One easy step in evaluating our eating habits is to stop and think next time the urge to eat hits. Become aware, and evaluate if the act of reaching for food is due to hunger, or if another feeling is present. We may not be hungry at all, but instead may be feeling bored, anxious, or
sad. One way of numbing emotions we don’t want to (or don’t know how to) face is to reach for food. Alcoholics do the same thing with liquor. Luckily, emotional eating does not present the life-threatening effects that alcoholism does, but it is a bad habit that needs to be broken
Crucial to overcoming emotional eating is the recognition that it is taking place. We must be consciously aware of how we are feeling each and every time we eat. We need to stop and listen to our body to determine if food will really serve its needs at the moment. If we are bored, eating will not fulfill that need. The result of eating to fulfill this boredom is making multiple trips to the fridge, which does keep our body occupied, but not in a healthy manner. Find an enjoyable activity to keep busy with. Good choices are puzzles or other hobbies, like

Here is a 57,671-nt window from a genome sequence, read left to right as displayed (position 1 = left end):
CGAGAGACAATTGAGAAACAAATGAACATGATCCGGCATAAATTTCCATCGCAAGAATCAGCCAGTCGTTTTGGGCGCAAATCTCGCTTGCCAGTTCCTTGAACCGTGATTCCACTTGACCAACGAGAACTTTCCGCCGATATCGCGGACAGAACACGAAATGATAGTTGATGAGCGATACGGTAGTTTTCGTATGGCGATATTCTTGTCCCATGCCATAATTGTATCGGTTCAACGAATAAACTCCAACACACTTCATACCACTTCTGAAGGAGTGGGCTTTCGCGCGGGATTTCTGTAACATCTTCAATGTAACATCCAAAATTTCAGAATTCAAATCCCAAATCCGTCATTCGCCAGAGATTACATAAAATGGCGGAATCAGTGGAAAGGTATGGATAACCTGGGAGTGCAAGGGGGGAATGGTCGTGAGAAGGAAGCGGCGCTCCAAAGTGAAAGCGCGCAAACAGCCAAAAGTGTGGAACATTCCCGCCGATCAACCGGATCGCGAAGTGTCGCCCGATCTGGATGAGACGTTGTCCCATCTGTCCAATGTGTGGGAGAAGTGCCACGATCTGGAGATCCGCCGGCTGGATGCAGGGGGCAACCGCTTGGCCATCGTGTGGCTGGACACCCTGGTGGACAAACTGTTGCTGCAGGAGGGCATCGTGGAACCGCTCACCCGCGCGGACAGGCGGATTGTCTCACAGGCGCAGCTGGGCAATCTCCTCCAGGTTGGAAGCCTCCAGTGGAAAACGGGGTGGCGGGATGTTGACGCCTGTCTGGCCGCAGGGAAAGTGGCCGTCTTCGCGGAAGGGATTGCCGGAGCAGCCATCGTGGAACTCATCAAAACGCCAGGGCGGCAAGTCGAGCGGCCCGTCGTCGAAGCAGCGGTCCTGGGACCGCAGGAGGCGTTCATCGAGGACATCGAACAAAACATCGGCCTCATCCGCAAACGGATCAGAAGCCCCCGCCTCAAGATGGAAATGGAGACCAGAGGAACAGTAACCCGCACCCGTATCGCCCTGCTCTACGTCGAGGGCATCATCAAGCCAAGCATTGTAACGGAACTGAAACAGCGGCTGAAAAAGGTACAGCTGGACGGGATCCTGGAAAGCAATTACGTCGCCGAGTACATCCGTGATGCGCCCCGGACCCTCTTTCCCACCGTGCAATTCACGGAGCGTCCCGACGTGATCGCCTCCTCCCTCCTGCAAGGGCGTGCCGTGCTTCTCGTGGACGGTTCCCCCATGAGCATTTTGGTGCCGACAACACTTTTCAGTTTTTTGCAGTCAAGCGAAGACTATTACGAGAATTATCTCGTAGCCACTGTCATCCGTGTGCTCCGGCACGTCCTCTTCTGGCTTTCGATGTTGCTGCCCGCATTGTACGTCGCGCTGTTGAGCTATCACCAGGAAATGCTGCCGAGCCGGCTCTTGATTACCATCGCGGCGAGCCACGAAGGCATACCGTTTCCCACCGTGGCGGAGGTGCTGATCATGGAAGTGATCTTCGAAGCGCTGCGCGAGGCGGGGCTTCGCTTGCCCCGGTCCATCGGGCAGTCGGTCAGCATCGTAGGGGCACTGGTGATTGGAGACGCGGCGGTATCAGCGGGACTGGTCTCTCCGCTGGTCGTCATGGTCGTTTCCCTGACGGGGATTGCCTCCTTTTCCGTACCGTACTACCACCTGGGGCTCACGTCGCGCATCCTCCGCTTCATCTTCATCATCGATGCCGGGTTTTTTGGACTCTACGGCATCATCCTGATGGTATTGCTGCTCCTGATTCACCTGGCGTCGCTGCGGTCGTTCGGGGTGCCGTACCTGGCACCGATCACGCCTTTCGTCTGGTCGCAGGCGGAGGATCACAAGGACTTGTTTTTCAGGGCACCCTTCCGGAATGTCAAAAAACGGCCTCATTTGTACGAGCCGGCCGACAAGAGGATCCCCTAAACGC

scrapbooking. Keep your hands busy, though, as simply reading a book will probably not prevent boredom.
If anxiety is an issue, go outside for a brisk walk. Any form of exercise is good for releasing tension and stress. Releasing the anxiety is important. Don’t let it build up in the body where it becomes a dangerous time-bomb. Also, eating to suppress anxiety will only cause more distress when you realize that the food did not help out with the original cause – the anxiousness.
Food is also a big comfort for many people who are sad or depressed. It becomes a friend to rely on and eating releases our “feel good” hormones. However, eating in reaction to sadness does not deal with the cause of the depressed mood, and therefore it will only resurface again
once the feel-good hormones have worn off. To prevent emotional eating due to sadness, try expressing those emotions. Write down your feelings in a personal journal, or call up a friend who has time to lend a shoulder. Find online support groups and when the urge to eat hits, sit
down and post a message to the group.
The most important thing to remember in overcoming emotional eating is to replace the act of eating with an activity that fulfills our body’s actual needs at the moment. Remaining aware of our feelings will allow us to determine what those need are, and help us choose the most
appropriate action to substitute for the problem of emotional eating.